December Advocacy Update: E-Bikes, CAN and Vision Zero

comcyc777Advocacy, News

Baseline Protected Bike Lane input opportunity!

Boulder will be installing Protected Bike Lanes on Baseline from 30th street to Foothills Parkway in addition to transit enhancements!  Now is our time to provide input on this important project!

Safety improvements will begin in 2023 at prioritized locations between 28 th Street and Foothills Parkway, including pavement resurfacing, physical protection to bike lanes, and restriping and narrowing of travel lanes.
Federal funding has been procured to complete the phase 2 work to make more comprehensive, capital-intensive multimodal improvements between 30th Street and Foothills Parkway with construction beginning in 2025.

The City of Boulder has developed a Storymap of where we are, what’s next and and opportunity to provide input on this project.  Give your feed back by Friday December 9th.  Voice your desires, be it intersection improvements, better side walk access to transit, hardened physical protection, etc

This will be the first protected bikelane to be built as part of the Core Area Network (CAN)!

eBikes on OSMP for Commuting purposes!

City of Boulder Open Space and Mountain Parks (OSMP) staff is evaluating ebikes on Open Space.

Community Cycles strongly supports permitting eBikes on trails used for commuting and transportation. Ebike use is booming and can be an enabler for getting people out of automobiles, especially for longer distance commutes and hilly terrain. For these reasons, we strongly supported changes that allowed ebikes on Boulder County Regional trails and now support ebikes on City of Boulder Open Space to help complete our bicycle transportation network.

ACTION:  Please consider speaking at the public comment portion of the Open Space Board of Trustees (OSBT) meeting on Wednesday, Dec. 14 at 6 p.m. to voice your support for ebikes on Open Space for commuting purposes.  If you can’t attend, please email OSBT & Marni Ratzel of the City of Boulder prior to the meeting.
The OSBT will make a recommendation to City Council in January.

1- eBikes should be allowed on all commuter corridors, at a minimum Cottonwood trail, Boulder Canyon and South Boulder Creek trail.
2- Pedal assist ebikes meet the spirit of passive recreation and the OSMP charter should be amended for eBike use only on certain trails.
3- For any ebike uses beyond commuter corridors, a pilot program should be run with evaluation criteria  to demonstrate success to the Boulder Community prior to expansion.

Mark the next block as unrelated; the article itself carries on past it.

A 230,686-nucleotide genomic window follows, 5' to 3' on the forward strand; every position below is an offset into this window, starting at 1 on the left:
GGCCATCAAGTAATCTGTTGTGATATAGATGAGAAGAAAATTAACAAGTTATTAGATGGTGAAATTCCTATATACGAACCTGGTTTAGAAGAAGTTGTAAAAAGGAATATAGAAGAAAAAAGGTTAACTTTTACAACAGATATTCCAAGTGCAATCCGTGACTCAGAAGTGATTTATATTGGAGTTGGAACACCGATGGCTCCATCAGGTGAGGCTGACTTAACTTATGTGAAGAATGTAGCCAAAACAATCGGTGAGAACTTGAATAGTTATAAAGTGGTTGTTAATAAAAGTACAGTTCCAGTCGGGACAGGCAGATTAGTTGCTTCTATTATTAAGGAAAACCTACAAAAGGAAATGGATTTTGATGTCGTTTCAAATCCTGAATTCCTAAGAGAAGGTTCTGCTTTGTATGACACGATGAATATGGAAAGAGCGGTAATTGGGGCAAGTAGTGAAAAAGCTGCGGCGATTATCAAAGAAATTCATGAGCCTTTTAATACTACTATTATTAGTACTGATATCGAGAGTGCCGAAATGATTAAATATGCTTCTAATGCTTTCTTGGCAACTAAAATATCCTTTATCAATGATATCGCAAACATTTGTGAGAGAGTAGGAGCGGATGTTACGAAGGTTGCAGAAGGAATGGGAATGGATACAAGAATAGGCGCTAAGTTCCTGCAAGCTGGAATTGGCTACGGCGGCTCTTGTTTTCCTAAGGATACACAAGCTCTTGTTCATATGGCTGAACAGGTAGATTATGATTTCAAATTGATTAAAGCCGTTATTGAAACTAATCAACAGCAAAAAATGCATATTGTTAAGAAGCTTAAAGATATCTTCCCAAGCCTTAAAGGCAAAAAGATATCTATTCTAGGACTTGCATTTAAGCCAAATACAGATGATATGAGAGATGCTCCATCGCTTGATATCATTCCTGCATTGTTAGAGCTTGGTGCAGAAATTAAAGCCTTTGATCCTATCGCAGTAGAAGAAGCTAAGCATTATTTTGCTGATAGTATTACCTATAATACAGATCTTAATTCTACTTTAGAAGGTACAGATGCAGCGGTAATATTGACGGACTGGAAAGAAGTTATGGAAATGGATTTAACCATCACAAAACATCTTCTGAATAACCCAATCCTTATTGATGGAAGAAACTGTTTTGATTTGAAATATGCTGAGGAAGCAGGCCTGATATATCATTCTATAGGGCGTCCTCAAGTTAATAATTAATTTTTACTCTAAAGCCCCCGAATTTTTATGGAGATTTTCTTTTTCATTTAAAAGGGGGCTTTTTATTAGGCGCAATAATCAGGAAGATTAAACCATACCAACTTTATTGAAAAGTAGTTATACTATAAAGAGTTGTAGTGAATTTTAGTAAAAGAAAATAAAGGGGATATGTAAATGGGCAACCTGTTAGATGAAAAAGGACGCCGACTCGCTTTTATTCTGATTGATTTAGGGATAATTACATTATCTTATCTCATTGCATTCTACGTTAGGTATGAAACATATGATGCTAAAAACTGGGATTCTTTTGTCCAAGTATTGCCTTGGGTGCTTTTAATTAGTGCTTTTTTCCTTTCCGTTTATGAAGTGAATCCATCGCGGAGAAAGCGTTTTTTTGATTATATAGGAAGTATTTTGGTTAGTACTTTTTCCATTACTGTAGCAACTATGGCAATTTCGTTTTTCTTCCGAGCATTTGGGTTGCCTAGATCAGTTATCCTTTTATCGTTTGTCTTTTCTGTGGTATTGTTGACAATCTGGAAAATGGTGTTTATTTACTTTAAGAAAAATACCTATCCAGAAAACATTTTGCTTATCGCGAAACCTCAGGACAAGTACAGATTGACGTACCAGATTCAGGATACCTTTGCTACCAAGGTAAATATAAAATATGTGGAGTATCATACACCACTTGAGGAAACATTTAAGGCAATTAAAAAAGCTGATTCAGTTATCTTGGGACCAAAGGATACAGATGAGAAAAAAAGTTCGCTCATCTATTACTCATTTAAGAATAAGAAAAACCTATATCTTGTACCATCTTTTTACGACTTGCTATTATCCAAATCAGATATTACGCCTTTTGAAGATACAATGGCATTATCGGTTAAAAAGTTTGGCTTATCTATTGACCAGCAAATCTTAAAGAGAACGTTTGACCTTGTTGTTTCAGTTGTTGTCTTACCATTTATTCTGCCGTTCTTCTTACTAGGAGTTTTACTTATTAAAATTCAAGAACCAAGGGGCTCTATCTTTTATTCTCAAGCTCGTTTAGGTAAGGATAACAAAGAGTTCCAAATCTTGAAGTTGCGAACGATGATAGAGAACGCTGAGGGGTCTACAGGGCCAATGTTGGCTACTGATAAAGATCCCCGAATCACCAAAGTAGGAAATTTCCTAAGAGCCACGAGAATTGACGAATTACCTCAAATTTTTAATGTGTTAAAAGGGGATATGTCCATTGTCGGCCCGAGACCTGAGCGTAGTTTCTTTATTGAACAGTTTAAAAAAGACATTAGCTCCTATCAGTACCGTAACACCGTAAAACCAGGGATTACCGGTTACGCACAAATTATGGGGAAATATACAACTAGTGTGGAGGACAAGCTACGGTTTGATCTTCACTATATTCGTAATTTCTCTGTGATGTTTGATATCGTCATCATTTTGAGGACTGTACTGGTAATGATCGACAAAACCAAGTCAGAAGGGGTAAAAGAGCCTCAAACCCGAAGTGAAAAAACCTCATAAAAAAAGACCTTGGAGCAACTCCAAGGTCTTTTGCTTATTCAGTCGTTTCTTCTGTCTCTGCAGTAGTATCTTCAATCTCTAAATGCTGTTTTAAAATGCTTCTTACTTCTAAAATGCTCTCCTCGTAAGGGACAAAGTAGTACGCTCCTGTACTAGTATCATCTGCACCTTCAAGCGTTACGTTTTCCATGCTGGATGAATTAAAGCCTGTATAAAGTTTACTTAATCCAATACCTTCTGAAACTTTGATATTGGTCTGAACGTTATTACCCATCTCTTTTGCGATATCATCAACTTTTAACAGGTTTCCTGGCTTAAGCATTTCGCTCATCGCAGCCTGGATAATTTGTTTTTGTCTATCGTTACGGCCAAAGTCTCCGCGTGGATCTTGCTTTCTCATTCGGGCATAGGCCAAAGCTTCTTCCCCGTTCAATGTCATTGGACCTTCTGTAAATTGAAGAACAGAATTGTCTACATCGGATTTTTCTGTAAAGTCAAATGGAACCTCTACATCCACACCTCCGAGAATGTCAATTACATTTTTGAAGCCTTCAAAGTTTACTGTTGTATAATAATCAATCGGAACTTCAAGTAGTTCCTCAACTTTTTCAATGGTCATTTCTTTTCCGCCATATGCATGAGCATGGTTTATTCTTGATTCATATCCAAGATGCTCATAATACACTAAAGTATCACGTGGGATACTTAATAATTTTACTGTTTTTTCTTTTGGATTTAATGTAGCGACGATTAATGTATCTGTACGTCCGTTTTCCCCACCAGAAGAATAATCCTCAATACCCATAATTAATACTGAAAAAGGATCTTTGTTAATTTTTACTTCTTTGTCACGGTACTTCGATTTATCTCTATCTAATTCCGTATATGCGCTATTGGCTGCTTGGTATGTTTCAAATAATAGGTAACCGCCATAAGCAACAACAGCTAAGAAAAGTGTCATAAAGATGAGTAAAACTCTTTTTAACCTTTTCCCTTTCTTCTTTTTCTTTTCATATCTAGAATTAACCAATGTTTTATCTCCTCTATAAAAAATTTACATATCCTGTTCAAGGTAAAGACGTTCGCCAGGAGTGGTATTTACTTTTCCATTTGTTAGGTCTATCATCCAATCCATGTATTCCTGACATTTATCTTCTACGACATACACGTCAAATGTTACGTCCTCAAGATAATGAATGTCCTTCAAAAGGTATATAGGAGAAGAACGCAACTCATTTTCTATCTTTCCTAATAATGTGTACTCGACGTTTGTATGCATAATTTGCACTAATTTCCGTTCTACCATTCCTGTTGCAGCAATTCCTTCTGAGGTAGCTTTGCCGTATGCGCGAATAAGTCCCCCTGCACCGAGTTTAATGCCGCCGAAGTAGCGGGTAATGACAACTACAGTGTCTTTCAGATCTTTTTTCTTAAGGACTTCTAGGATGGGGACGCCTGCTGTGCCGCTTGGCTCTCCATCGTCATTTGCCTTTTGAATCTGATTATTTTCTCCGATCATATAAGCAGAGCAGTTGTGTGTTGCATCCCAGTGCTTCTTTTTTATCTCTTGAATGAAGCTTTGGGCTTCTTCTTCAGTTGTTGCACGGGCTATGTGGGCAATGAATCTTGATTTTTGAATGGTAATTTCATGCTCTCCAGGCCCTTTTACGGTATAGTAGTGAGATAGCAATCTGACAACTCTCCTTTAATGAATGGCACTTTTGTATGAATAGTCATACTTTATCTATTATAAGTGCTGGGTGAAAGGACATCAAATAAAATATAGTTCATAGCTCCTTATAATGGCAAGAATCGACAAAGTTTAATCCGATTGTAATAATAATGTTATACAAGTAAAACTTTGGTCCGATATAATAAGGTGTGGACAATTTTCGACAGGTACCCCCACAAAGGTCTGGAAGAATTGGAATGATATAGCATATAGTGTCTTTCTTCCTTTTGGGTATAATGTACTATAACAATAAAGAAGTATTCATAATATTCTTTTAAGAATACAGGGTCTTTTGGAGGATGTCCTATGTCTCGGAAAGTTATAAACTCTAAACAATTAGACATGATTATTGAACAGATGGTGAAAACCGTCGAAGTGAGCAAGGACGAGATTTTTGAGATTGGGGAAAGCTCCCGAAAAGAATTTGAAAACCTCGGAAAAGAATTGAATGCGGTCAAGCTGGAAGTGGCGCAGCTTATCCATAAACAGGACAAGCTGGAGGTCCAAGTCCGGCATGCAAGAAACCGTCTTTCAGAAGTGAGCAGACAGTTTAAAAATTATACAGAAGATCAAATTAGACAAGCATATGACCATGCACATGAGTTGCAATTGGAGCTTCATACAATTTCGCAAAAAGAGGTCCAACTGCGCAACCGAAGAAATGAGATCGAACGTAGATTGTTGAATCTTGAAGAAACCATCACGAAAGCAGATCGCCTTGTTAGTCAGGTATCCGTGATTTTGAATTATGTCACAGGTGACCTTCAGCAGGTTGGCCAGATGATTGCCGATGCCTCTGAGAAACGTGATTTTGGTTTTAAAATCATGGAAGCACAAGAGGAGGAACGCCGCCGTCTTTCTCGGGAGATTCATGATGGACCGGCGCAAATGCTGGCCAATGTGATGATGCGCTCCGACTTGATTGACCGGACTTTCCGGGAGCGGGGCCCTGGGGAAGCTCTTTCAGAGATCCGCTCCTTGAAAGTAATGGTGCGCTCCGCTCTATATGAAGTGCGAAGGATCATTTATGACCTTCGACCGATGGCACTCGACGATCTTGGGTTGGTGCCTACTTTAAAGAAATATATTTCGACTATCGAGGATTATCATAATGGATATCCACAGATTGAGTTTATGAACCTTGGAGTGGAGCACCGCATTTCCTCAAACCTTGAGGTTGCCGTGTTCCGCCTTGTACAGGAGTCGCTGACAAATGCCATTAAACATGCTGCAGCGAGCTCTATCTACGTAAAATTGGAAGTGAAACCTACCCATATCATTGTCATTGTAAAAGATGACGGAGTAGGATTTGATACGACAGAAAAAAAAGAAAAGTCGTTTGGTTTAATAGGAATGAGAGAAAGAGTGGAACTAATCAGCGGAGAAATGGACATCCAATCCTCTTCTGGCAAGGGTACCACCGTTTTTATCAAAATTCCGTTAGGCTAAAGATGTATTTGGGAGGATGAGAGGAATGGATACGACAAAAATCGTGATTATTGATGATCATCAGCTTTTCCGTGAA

Here is city staff’s presentation from the November 9th OSBT meeting.

An eBike rule refresher and concerns of high speed e-vehicles

Electric bikes are booming, helping commuters travel easier and further to their destinations.

Where are ebikes allowed?
Boulder County Open Space – Designated regional trails only
City of Boulder Open Space – Currently only on hard surface trails.
Multi-use paths – Only Class 1 & 2 e-bikes

Classes of ebikes
Class 1: eBikes that are pedal-assist only, with no throttle, and have a maximum assisted speed of 20 mph.
Class 2: eBikes that also have a maximum speed of 20 mph, but are throttle-assisted.
Class 3: eBikes that are pedal-assist only, with no throttle, and a maximum assisted speed of 28 mph.
E-vehicles:  This category includes many vehicles with pedals including many of the popular Super 73 which can usually travel at speeds greater than 28mph.  Community Cycles discourages parents from purchasing these vehicles for their kids due to the high speeds and often times being riden without helmets.  We hope to be able to push this out to the schools to inform parents of the potential dangers such as this recent crash.

You can read the state law for more details.  Here’s a table of where different micromobility types are allowed:

Last Chance for Vision Zero Innovation Program Input

The Vision Zero Innovation program was a great program to add innovative quick-build projects to city streets to reduce vehicle speeds and improve safety and comfort for people walking and biking.  The program is wrapping up with an evaluation of the types of infrastructure and which locations will keep, modify or remove the projects.  Once complete, use of these types of projects will be on a case by case basis as the city focuses on the Core Arterial Network for establishing protected bicycle lanes, intersection enhancements, pedestrian facilities, and transit facility upgrades.

You can submit feedback online by Dec. 9. Your comment will be included in a summary of public input during staff’s presentation to the Transportation Advisory Board at the Dec. 12 meeting. The public is invited to attend or speak at the meeting.